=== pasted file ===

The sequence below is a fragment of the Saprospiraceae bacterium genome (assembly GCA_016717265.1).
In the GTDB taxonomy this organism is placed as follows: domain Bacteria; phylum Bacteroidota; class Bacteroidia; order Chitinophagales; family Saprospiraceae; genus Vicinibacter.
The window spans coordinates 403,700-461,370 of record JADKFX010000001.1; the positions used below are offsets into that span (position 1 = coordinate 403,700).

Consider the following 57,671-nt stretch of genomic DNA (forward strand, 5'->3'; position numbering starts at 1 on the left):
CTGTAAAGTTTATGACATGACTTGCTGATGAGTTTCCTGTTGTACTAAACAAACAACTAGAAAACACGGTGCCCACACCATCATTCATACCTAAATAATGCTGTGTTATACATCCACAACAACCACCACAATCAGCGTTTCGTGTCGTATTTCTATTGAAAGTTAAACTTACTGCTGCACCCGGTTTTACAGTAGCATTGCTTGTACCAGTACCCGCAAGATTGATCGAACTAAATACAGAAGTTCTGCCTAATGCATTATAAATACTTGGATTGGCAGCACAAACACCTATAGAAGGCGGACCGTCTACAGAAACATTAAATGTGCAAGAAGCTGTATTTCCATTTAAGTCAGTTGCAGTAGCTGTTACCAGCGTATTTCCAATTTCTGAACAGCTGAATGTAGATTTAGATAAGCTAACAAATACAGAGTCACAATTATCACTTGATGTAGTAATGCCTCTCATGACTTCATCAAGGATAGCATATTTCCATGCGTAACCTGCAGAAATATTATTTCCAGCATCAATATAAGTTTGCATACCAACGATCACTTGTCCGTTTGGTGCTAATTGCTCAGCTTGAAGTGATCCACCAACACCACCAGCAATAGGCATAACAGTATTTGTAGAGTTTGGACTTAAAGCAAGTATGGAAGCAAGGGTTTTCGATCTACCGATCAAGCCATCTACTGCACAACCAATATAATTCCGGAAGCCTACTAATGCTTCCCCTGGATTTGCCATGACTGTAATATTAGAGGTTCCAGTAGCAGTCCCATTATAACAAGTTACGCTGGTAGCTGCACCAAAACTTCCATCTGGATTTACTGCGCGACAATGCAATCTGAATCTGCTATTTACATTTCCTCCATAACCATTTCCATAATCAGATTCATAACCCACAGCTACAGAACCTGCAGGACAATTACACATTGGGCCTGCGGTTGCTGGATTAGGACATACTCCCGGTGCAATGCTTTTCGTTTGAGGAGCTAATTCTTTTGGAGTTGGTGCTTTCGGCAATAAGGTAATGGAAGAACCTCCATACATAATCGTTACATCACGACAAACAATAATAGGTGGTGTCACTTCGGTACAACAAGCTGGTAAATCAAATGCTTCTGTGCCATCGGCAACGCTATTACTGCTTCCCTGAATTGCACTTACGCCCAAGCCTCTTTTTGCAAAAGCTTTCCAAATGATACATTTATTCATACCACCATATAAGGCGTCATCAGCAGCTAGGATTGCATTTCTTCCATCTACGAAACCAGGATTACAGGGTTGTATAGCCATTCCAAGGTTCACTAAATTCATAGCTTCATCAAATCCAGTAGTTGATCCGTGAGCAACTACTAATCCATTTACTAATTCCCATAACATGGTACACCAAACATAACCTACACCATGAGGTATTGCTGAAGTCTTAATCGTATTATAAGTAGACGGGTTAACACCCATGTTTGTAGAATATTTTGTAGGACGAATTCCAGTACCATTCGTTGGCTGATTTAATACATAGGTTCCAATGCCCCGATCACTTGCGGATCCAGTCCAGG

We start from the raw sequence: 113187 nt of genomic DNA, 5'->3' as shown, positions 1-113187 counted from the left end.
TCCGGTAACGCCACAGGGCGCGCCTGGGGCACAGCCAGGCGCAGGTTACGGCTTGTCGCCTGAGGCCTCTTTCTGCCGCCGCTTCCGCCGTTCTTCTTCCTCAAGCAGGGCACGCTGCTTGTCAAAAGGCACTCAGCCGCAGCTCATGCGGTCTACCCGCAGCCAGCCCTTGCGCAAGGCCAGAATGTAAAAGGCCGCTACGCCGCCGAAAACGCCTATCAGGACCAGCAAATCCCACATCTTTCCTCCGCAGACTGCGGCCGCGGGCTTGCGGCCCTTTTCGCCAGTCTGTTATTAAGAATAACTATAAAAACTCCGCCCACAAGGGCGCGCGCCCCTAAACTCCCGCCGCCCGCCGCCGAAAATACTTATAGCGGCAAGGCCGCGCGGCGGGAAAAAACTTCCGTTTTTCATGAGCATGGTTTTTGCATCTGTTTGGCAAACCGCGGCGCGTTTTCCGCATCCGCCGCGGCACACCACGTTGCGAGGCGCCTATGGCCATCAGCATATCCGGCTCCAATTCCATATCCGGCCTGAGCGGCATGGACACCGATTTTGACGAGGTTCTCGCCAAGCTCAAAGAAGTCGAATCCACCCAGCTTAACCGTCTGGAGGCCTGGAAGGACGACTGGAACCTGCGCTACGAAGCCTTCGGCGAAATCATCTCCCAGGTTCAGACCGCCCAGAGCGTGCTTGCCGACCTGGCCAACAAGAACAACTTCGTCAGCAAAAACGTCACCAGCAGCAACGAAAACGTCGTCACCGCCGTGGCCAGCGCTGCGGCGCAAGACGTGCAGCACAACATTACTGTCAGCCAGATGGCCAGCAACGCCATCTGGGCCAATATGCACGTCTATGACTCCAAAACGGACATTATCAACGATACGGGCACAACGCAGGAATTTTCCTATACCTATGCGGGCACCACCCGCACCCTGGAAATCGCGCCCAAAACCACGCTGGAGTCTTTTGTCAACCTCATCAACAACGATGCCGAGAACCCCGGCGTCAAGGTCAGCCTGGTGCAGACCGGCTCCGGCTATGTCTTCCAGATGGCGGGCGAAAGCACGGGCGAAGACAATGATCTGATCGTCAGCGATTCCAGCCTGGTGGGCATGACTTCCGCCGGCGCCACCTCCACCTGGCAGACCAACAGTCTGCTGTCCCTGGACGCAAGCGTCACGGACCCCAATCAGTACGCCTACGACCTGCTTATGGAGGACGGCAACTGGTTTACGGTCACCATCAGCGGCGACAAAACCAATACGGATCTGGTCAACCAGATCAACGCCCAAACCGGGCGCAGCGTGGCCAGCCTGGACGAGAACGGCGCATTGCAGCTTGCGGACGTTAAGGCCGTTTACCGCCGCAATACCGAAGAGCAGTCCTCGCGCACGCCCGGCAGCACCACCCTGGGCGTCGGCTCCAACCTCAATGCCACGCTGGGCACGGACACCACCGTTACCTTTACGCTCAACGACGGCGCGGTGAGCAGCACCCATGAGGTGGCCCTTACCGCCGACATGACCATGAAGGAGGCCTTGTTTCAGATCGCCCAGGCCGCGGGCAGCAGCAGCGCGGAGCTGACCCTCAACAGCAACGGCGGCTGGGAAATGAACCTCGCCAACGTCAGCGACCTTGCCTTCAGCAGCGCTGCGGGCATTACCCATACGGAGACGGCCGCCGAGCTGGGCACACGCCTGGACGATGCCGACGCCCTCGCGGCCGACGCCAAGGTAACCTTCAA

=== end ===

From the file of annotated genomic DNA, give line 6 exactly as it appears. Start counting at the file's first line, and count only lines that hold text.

We start from the raw sequence: 113187 nt of genomic DNA, 5'->3' as shown, positions 1-113187 counted from the left end.